• Sin means we had no hope of lasting happiness. But Jesus suffered sadness to give us eternal joy. “Surely he has borne our griefs and carried our sorrows” (Isaiah 53:4). 


God Will Watch Your Soap Opera

"The great danger of biblical discipleship is that we should have two religions:

a glorious, biblical Sunday gospel that sets us free from the world, that the cross and resurrection of Christ makes us eternity alive within us, a magnificent gospel of Genesis and Romans and Revelation;

and, then, an everyday religion that we make do with during the week between the time of leaving the world and arriving in heaven.
We have the Sunday gospel for the big crises of existence.
For the mundane trivialities-
the times when our foot slips on a loose stone,
or the heat of the sun gets too much for us,
or the influence of the moon gets us down –

we use the everyday religion of the Reader’s Digest reprint,
advice from a friend,
an Ann Landers column,
the huckstered wisdom of a talk-show celebrity.
We practice patent-medicine religion.

We know that God created the universe and has accomplished our eternal salvation. But we can’t believe that he condescends to watch the soap opera of our daily trials and tribulations; so we purchase our own remedies for that. To ask him to deal with what troubles us each day is like asking a famous surgeon to put iodine on a scratch.

But Psalm 121 says that the same faith that works in the big things works in the little things."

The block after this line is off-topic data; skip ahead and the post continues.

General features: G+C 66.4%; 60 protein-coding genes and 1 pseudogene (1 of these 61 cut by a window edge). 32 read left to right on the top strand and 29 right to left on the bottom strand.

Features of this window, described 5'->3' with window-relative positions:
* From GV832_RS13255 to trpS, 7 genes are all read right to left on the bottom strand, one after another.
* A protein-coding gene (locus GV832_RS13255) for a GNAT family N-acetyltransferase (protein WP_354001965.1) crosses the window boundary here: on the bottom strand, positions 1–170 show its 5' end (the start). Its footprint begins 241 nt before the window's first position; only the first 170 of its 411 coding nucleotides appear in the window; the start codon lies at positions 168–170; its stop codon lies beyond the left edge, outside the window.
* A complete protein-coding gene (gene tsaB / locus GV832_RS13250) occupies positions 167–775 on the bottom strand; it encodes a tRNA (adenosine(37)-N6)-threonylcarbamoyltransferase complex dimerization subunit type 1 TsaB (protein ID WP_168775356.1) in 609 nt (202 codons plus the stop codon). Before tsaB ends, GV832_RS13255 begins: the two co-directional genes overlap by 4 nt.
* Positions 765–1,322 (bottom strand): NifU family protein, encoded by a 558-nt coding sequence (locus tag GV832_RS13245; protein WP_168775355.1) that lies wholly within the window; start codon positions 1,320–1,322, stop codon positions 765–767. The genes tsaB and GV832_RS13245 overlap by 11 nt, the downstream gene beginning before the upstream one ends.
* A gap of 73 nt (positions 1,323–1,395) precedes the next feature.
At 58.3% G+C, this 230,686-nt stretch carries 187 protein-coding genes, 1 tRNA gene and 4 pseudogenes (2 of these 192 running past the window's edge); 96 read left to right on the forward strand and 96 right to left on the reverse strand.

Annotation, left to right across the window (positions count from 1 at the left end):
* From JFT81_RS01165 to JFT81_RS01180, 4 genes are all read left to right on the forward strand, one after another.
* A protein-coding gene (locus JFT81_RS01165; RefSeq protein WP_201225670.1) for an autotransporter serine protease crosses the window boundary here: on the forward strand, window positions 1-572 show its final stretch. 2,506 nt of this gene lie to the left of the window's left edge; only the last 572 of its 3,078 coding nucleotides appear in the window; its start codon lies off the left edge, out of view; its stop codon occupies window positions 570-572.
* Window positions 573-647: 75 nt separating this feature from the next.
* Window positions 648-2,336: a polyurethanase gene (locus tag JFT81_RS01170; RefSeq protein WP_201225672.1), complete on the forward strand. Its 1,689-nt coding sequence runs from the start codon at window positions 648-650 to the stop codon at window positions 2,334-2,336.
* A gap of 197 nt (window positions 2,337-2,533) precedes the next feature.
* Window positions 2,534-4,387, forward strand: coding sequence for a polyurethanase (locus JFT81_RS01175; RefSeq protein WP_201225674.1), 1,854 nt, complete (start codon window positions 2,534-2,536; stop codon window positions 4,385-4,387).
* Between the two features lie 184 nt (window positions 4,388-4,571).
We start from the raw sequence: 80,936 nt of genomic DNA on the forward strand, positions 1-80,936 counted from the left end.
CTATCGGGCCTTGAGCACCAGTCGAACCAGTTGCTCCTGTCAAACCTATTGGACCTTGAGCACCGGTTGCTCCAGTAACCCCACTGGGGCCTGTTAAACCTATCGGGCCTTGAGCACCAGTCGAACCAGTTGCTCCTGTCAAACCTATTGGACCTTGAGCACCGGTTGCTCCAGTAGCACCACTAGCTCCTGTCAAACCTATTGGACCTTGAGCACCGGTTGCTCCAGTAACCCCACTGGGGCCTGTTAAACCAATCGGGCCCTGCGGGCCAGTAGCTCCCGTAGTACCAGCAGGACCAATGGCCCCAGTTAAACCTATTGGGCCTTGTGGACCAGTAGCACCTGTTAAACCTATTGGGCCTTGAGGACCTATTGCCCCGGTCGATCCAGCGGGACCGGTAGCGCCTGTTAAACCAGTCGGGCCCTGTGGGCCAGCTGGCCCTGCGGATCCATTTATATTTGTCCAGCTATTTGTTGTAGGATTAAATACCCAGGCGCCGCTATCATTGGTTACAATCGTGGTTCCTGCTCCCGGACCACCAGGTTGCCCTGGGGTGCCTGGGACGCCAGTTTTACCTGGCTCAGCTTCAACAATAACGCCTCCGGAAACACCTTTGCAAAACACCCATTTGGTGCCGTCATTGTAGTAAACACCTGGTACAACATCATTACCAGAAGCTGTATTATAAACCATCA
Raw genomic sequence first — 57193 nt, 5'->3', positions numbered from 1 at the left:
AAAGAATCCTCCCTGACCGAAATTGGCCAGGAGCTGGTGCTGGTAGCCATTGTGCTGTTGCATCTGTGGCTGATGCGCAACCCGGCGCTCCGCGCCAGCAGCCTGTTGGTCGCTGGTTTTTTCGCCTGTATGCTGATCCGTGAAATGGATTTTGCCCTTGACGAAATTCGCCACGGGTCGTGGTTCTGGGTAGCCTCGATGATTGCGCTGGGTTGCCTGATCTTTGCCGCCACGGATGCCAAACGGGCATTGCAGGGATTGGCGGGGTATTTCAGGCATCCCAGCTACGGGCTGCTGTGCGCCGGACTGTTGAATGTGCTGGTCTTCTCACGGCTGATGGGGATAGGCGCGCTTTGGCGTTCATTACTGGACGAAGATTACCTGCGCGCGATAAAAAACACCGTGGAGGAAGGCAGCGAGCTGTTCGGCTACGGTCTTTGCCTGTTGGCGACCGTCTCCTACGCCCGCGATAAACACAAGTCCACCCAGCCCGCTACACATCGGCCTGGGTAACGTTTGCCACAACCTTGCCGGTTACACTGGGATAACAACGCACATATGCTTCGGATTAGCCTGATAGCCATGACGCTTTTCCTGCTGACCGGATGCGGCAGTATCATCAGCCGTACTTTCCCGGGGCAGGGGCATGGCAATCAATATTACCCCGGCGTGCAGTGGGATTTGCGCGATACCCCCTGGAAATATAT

A Long Obedience in the Same Direction, Eugene Peterson (Page 44)


10 Biblical Reasons for Ministry to Children

I read recently some stats that said the cost of raising a child from birth to age 18 was $152,790.00!*
That's  $8488.00 each year.
$707.00 each month.
$23.20 each day.
That's about a buck an hour. 

So what about the cost, or rather, the value, of raising a child spiritually? To use that famous credit card commercial slogan: Priceless.

Below are 10 simple and (I trust) biblical reasons why we should minister to children both in the home and in the church.

  1. All children are sinners in need of a Savior. 
    • Romans 3:23 
    • Ephesians 2:1-3
    • Psalm 51:5
  2. The Savior loves children. 
    • Matthew 19:13-15 
    • Mark 10:13-16 
    • Luke 18:15-17 3.
  3. Children cannot be saved without the Gospel. 
    • Romans 1:16 
    • Romans 10:13-17
  4. You are most like Jesus when you are serving and blessing children. 
    • Matthew 19:13-15 
    • Mark 10:13-16 
    • Luke 18:15-17 
  5. Teaching children teaches us. 
    • You then who teach others, do you not teach yourself? While you preach against stealing, do you steal? (Romans 2:21 ESV) 
    • Not many of you should become teachers, my brothers, for you know that we who teach will be judged with greater strictness. (James 3:1 ESV) 
  6. Children are a reward to be received and arrows to be released.
    • Psalm 127:3-4
  7. Children are fruit to be reproduced. 
    • Psalm 128:3
  8. Children will live more fulfilled lives. 
    • Children, obey your parents in the Lord, for this is right. “Honor your father and mother” (this is the first commandment with a promise), “that it may go well with you and that you may live long in the land.” Ephesians 6:1-3 ESV
  9. Children are tomorrow’s Church. 
    • We have a measure of responsibility to train spiritual leaders beyond our time on earth. 
    • This demands we participate in ministry for reasons above & beyond ourselves. 
    • It’s not about us. It’s really not even about the children. It’s about the glory of God displayed through His body, the Church, until He returns for His bride.
  10. When we serve children, God is our reward!
    • And he took a child and put him in the midst of them, and taking him in his arms, he said to them, “Whoever receives one such child in my name receives me, and whoever receives me, receives not me but him who sent me."  (Mark 9:36-37 ESV)
*2010 figures